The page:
We have long maintained that one of the keys to the strength of the U.S. economy in 2014 will be whether and when firms shift from worrying about costs to worrying about losing sales. When companies are more willing to take risk, they are more aggressive in hiring and when that happens, the pace of economic growth accelerates sharply. That is what we have been anticipating for 2014; unfortunately the severe winter has postponed the shift to stronger growth.
Much of the early economic data for March suggests that the severe winter weather that blanketed much of the U.S. in January and February did have a significant impact on economic activity. People stayed home, employers did not hire as aggressively and everyone just tried to wait out the weather. As weather conditions turned more normal in most of the country during March, the data is showing a bounce-back, indicating that the economy is healthy and the weakness in January and February was weather-related. That is great news for the commercial real estate industry.
The most significant economic news of the past week came from two reports indicating that labor market conditions in the U.S. are improving. In the office sector there is no more important economic indicator than employment, and since a positive March jobs report came out a week ago, the data continued to point to stronger employment growth in the months ahead.
The U.S. Labor Department’s monthly report: Job Openings and Labor Turnover Survey (JOLTS) covering the month of February showed a jump in the number of private sector job openings to its highest level since the recession began at the beginning of 2008. After dropping in December and January, the number of February openings recovered all those declines and more. While the number of new openings is not soaring, the clear uptrend in the number of available jobs in the economy indicates that private sector employers have a need for more workers than at any time in the last six years. This is a good sign that firms are getting more aggressive in their hiring.
One of the important indicators of the health of labor markets has always been layoffs. When layoffs are declining, hiring often follows. We measure layoffs using the number of people filing for unemployment benefits in a given week. In general we have found that when the number of filings is below 400,000 per week, it portends healthy employment growth. The number of new claims for unemployment insurance dropped below 400,000 in late 2012 and has remained below that level for the past year and a half, or so. However, while employment has continued to grow at a steady pace, it has not accelerated. Now the number of new claims is falling even further. In the week ended April 5, the number of people filing for unemployment dropped to 300,000, the lowest level since mid-2007. We did see the number of new claims drop near these levels about six months ago, but that was caused by a technical issue caused by new computer systems. The latest decline appears to reflect a shift in labor markets indicating that companies are holding on to workers more than at any time in the last seven years.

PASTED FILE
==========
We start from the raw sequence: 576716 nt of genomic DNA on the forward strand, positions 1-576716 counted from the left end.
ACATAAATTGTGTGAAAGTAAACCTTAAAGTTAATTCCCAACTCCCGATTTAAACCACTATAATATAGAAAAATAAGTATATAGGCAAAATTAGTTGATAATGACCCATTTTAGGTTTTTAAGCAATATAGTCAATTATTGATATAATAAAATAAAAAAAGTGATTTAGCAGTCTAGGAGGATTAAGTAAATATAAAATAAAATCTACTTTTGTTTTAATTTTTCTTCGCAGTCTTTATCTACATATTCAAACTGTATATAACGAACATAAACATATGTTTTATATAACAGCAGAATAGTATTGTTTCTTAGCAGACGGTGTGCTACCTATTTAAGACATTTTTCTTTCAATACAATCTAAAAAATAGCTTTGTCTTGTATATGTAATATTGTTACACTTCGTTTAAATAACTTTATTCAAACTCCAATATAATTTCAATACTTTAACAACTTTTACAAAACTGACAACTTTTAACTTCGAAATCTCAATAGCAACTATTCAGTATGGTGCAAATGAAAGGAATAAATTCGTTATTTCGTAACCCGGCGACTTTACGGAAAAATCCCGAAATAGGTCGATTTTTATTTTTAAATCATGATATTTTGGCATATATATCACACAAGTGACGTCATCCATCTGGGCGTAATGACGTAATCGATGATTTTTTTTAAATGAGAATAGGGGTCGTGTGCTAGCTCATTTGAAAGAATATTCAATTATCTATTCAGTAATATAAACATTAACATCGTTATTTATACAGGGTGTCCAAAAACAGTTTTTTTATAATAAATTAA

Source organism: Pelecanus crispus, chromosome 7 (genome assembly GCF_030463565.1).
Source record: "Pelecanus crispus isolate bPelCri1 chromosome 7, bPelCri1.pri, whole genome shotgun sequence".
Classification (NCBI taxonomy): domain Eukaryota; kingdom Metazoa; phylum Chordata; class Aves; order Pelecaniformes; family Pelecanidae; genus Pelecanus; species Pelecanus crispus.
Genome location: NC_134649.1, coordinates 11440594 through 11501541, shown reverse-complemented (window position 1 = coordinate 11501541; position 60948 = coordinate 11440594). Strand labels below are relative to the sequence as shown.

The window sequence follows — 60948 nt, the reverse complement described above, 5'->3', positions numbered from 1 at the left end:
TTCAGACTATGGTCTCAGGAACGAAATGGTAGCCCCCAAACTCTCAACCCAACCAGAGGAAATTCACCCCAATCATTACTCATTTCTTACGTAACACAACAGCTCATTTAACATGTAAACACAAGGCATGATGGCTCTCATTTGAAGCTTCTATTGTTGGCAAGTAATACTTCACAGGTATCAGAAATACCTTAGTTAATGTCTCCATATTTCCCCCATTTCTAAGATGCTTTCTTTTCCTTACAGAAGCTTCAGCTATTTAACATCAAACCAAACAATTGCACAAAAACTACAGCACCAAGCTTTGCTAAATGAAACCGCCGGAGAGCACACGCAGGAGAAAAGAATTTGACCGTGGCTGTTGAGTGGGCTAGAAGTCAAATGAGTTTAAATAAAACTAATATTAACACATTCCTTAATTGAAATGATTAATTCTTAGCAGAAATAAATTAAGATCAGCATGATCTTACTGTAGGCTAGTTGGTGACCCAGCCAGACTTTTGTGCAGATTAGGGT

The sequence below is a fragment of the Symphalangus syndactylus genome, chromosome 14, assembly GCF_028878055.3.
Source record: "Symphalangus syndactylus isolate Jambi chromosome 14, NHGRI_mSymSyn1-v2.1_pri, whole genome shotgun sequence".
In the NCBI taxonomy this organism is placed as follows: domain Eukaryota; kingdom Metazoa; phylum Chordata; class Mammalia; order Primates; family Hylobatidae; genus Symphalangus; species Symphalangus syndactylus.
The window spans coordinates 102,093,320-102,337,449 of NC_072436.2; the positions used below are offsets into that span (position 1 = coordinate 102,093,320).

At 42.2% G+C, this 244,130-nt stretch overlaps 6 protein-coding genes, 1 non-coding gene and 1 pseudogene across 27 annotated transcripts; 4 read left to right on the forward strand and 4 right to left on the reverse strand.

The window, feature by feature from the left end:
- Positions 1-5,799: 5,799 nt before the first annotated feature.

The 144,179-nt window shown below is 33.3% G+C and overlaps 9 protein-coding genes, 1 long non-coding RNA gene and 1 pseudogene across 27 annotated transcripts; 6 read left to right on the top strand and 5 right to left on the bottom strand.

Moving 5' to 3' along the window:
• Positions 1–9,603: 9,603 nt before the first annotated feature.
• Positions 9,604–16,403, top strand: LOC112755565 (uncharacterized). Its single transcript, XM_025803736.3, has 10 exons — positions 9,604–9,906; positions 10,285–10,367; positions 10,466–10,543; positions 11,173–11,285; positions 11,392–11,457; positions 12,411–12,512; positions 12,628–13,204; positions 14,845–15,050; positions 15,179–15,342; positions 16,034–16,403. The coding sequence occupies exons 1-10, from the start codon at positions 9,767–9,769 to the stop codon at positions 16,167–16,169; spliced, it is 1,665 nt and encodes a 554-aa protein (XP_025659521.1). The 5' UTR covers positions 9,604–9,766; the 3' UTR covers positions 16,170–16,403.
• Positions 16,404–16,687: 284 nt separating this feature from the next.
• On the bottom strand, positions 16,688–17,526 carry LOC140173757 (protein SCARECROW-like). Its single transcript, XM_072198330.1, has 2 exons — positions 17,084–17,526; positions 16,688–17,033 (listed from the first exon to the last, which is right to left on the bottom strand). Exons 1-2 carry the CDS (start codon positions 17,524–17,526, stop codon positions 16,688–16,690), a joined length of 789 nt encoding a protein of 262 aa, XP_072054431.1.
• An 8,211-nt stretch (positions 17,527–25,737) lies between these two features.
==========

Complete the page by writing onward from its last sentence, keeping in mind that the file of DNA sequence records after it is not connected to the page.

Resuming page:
Nothing is more important to the commercial real estate industry than jobs, especially for the office sector. The number of jobs is a critical indicator of current and future demand. The data released this week suggest the economy finally may be shifting from slow to fast growth, as businesses have reduced layoffs to multi-year lows and have more job openings than at any time in the last six years. This points to stronger job growth in the months and quarters ahead. The result will be more demand for all types of space, stronger income growth as more people are earning money, and stronger demand for goods and services.